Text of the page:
Yet another post about potty training…

29 Dec

One of our big pre-trip goals is potty training.  When you are planning to carry as little luggage as we are, a whole pack of nappies takes up far too much space.  It would be a shame to have to leave out the clothes.  Now we’ve managed to get Dickon dry in the day time after lots of washing pants in hotel sinks and collapsing Tommy Tippee Potette disasters, but both boys are still in nappies at night.

We tried to get Ned out of nighttime nappies a few months ago, with absolutely zero success.  He is a very deep sleeper, and would regularly wet the bed within a couple of hours of going to bed at 7pm, even if he’d not drunk since tea at 5ish and had a wee just before bed.  When he hadn’t managed a single dry night for about a week, we put him back in pull ups, with a potty and a light right next to his bed.  It has never been used, he simply doesn’t wake up.  As he’s just five, and I’ve been told that some boys aren’t dry in the night before they’re six, we decided to give him, and the washing machine, a rest for a while.

But just before Christmas, Dickon announced firmly “I don’t need a nappy tonight”, so we left it off.  In the morning he was dry.  We were nothing short of amazed and Dickon was very pleased with himself.  When Ned heard this, he decided he couldn’t be outdone by his little brother and was also going to give up nappies.  It turns out that Dickon’s dry night was a freak occurence, which sadly hasn’t been repeated, with both boys wetting their beds every night for a week.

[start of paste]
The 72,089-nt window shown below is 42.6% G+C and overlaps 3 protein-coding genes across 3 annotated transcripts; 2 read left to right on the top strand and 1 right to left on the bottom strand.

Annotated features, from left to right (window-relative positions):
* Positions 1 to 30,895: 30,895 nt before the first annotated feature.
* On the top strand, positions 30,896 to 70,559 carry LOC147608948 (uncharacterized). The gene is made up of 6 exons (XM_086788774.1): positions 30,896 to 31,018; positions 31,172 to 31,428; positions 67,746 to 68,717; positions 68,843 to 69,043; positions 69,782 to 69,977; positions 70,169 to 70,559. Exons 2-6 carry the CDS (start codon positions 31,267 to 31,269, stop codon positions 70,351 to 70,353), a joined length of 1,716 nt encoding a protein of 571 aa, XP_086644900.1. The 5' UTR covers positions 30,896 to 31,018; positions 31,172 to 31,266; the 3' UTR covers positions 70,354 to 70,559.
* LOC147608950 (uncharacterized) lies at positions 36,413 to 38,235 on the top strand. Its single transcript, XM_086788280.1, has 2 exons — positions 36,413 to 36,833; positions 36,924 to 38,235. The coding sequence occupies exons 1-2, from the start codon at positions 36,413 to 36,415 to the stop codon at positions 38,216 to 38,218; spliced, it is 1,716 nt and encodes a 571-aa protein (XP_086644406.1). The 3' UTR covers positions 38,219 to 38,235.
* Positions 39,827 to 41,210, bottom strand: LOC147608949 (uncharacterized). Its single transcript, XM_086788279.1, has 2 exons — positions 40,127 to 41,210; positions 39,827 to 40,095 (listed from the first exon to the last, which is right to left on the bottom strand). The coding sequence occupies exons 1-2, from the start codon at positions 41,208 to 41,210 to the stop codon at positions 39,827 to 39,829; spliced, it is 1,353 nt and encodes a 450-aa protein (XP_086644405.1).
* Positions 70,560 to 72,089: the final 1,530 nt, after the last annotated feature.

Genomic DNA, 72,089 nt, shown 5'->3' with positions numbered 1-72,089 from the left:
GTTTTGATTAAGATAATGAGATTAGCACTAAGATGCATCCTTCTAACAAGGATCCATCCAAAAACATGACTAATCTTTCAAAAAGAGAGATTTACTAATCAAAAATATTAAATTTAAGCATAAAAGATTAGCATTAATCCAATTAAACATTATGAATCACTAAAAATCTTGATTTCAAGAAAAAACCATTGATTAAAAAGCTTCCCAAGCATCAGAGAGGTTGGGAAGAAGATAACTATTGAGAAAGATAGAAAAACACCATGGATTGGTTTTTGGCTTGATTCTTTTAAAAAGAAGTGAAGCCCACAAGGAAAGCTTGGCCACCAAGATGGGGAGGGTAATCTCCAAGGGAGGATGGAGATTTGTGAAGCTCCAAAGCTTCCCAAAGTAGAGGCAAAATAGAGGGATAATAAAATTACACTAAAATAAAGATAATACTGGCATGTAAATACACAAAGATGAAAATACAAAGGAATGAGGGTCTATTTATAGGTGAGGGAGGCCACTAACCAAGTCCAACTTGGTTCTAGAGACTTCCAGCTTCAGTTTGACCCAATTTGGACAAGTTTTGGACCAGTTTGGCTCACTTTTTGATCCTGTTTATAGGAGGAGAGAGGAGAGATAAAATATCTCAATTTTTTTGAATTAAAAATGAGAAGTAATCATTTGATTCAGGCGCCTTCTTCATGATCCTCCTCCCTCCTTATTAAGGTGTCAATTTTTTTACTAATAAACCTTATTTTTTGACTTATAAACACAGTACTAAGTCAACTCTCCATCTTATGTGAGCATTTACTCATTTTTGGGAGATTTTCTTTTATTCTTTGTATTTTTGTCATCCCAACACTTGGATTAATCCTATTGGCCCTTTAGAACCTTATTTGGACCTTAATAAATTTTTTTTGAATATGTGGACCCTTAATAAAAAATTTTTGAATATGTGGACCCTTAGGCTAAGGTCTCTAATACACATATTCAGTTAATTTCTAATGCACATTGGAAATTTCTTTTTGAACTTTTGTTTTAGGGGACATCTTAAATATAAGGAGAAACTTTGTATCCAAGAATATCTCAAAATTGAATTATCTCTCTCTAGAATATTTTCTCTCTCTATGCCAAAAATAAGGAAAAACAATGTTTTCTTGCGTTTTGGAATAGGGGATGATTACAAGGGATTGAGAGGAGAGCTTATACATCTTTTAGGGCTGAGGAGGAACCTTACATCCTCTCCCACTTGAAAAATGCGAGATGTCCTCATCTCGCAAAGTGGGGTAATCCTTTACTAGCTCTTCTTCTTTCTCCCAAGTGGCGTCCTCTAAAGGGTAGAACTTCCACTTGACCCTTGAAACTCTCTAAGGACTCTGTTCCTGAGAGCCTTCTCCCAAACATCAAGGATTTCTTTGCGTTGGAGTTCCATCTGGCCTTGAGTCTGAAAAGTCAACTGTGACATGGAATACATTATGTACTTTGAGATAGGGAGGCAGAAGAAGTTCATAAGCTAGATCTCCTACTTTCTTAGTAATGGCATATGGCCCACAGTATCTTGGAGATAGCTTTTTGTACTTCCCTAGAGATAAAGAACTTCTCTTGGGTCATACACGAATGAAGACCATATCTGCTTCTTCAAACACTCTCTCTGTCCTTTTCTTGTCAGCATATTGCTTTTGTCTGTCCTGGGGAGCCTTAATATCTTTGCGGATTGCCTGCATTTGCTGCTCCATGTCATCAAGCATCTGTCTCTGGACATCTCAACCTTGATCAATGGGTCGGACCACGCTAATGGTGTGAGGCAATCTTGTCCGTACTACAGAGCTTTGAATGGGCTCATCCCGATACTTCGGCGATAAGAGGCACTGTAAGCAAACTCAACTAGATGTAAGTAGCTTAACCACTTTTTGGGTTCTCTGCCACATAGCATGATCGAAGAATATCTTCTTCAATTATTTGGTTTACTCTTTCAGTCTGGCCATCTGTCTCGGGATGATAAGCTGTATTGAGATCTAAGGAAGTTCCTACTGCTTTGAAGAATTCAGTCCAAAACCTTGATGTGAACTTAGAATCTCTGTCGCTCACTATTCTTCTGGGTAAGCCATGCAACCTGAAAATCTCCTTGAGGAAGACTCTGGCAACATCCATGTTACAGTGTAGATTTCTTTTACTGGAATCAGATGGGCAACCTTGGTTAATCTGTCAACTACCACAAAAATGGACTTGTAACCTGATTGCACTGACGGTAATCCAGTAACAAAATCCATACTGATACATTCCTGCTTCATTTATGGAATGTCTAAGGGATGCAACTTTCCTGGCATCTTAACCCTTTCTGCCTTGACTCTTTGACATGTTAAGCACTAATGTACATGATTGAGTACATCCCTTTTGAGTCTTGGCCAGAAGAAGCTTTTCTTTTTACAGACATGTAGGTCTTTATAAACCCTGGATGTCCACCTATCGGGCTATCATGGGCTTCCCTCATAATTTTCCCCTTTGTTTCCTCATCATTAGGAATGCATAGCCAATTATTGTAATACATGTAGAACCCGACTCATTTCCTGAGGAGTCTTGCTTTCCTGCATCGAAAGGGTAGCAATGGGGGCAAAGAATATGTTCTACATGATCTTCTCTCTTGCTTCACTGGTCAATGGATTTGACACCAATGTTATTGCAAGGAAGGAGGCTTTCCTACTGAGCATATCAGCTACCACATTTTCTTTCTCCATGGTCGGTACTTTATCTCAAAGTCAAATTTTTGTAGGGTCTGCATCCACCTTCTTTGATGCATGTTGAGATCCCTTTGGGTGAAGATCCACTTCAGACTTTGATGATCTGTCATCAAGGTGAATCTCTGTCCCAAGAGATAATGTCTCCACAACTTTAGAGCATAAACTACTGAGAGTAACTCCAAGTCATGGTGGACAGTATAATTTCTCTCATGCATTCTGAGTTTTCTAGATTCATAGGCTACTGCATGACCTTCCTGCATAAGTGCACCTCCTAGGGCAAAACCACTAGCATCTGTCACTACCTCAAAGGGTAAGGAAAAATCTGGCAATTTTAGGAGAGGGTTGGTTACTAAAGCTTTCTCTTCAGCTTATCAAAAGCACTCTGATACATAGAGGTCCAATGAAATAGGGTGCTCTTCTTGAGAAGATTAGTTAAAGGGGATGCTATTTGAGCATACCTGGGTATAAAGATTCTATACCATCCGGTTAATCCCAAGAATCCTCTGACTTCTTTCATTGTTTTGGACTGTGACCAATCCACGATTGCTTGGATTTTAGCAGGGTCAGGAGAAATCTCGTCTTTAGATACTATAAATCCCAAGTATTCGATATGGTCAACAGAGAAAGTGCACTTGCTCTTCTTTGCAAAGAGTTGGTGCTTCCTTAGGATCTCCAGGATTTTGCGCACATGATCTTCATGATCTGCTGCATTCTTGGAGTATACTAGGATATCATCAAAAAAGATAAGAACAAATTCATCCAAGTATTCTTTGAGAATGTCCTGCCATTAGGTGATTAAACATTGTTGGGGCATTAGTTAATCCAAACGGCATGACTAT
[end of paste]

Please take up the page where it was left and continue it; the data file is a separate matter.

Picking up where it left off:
We’ve tried taking them to the loo before we go to bed and we’ve tried just leaving them.  We don’t let them drink for about an hour before they go to bed.  We could just accept that they’re not ready and give it a rest for a few months, trying again a little while before we leave in October.  Or we could keep going and capitalise on their enthusiasm, while our house gradually becomes entirely pervaded by the smell of wee.  I’m out of ideas.  What would you do?